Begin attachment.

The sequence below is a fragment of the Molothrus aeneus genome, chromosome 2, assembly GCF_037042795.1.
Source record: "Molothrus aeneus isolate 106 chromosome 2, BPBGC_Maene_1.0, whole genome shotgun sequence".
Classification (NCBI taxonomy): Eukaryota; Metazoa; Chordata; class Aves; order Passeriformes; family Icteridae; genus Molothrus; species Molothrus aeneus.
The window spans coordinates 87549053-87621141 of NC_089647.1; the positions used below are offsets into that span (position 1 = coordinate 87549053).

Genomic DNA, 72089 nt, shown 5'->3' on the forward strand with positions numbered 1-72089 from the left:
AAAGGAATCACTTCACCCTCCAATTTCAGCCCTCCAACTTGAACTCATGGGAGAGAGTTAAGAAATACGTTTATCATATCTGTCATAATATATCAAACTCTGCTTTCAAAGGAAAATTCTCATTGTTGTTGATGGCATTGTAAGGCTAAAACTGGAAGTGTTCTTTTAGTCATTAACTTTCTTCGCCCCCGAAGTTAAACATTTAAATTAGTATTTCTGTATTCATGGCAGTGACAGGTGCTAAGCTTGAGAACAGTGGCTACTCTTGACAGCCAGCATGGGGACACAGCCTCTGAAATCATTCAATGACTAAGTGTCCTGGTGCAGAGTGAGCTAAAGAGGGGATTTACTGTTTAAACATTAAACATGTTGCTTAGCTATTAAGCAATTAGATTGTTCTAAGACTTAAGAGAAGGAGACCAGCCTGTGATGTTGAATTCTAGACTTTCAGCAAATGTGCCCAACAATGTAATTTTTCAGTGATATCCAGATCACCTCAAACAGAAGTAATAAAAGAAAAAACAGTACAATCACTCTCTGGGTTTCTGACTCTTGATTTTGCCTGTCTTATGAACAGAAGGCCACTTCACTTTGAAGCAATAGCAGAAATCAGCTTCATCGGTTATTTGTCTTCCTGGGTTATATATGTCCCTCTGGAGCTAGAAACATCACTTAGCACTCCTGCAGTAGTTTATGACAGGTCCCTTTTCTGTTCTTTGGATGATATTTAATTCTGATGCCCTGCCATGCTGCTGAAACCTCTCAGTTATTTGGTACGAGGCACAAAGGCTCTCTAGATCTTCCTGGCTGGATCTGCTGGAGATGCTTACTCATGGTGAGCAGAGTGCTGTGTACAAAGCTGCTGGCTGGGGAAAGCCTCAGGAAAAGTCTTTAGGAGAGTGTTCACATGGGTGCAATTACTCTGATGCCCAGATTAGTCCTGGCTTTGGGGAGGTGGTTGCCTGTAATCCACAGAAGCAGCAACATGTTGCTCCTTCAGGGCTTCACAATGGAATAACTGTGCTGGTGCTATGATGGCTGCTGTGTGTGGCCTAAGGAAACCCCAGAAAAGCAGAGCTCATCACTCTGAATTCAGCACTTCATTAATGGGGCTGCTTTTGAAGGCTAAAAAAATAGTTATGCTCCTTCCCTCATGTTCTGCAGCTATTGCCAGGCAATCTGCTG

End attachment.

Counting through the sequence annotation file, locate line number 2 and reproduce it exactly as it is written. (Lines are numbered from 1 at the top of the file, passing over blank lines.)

Source record: "Molothrus aeneus isolate 106 chromosome 2, BPBGC_Maene_1.0, whole genome shotgun sequence".